Sunday, June 04, 2006

Fern-leaf Peony- Paeonia tenuifolia

This species is always a visitor-stopper when in flower and often even when it isn't, despite the fact that it isn't really suited to the wet maritime climate at my place and so never achieves the vigour that it shows further west in Canada. It's not easy to find, and my first plant purchased some 12 years ago has turned out probably to be a hybrid (second and third photos). A few years later I was given a piece of the proper thing (first and third photos) and more recently have been getting results from purchased seed. The first of the seedling batches, a dwarf form called subsp lithophila, has started flowering this year (fourth photo onwards).

The flowers are blood red with a striking eye of yellow anthers. First bloom here in my datum bed (part shade) was 31 May this year, although plants in the open field were two days earlier and my older plants in a more exposed position were another 2 days ahead.

Foliage is very finely divided (less so in the hybrid which is the plant further from the camera in the third photo) and outstandingly so. Plants grow to 1-2 feet tall, perhaps half that in subsp lithophila. Here, perhaps due to the wetter climate, it can tend to be a bit recumbent (eg 5th photo) but normally stems should stand upright. It's only fault is that it is the one peony most likely to go dormant in late summer in hotter and drier locations. I'm usually spared from that though.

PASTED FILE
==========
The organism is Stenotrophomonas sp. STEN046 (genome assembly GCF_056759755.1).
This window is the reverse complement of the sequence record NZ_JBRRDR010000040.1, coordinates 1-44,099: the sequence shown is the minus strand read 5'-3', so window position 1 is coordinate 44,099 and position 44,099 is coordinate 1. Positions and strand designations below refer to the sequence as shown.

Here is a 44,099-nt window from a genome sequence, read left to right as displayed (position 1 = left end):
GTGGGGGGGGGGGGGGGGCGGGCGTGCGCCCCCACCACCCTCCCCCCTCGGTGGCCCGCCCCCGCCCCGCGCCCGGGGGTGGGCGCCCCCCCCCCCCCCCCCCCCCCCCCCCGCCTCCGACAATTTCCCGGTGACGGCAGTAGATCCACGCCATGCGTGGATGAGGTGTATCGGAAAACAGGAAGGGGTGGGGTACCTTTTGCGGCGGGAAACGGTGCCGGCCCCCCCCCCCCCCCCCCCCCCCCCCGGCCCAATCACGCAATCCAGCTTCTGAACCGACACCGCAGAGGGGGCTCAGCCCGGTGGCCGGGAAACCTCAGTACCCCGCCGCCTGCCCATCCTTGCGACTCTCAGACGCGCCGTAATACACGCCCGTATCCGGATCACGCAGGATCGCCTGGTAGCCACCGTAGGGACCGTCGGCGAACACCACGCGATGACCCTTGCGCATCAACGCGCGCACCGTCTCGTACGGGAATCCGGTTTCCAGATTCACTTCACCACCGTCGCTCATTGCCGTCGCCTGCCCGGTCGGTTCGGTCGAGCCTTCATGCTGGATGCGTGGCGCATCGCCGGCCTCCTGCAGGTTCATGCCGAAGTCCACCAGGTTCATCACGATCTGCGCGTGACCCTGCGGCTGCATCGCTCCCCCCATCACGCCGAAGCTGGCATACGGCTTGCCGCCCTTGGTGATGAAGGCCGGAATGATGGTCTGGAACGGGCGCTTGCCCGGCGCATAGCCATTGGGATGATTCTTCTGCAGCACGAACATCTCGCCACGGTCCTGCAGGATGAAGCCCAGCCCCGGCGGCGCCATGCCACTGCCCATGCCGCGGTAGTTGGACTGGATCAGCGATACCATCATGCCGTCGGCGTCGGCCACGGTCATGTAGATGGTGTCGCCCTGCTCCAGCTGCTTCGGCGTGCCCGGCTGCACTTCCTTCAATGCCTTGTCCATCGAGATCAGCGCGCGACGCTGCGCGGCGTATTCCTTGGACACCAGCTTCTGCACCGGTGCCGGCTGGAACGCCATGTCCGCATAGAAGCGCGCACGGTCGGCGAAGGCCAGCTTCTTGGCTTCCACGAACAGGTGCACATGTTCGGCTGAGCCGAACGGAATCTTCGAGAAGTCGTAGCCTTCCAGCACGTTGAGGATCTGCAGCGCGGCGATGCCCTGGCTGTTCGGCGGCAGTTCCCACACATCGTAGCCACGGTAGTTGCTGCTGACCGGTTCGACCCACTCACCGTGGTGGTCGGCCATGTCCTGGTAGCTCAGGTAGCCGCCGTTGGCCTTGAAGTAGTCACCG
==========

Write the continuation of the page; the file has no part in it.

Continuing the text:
New growth usually appears quite early, but are not bothered by snowfalls that come later to cover them. Young shoots look rather like something out of a Dr. Seuss book, and at that stage it is easy to see that this peony tends to form a spreading colony rather than the tight clump most other peonies grow as. When happy it can grow to carpet an area several metres across.

P tenuifolia is native to southeastern Europe, from Yugoslavia into Russia, the Crimea, the Ukraine, Turkey and the Caucasus. It grows mainly in dry grassy areas, although also occuring in open woodlands, and enjoys a bit of limestone in the neighborhood.

Here, it lacks vigour in my woodland bed (definitely pushing the envelope!) and is best with as much sun as it can get. Care needs to be taken here over its drainage. It does much better in the colder prairies of Canada than it will ever do for me, but it is worth the effort of proper siteing to have even a small clump of it.

1 comment:

Denis Wilson said...

I love the little purplish tufts. They look to me like "Sea Anemones", except clearly on dry land. Beautiful flowers, and nice foliage. One I can only dream about, unfortunately. Although you are right to say it likes more open country than the others, it just seems to shrivel in hot winds, Down Under. At least that is my experience.
At least I can enjoy your photos.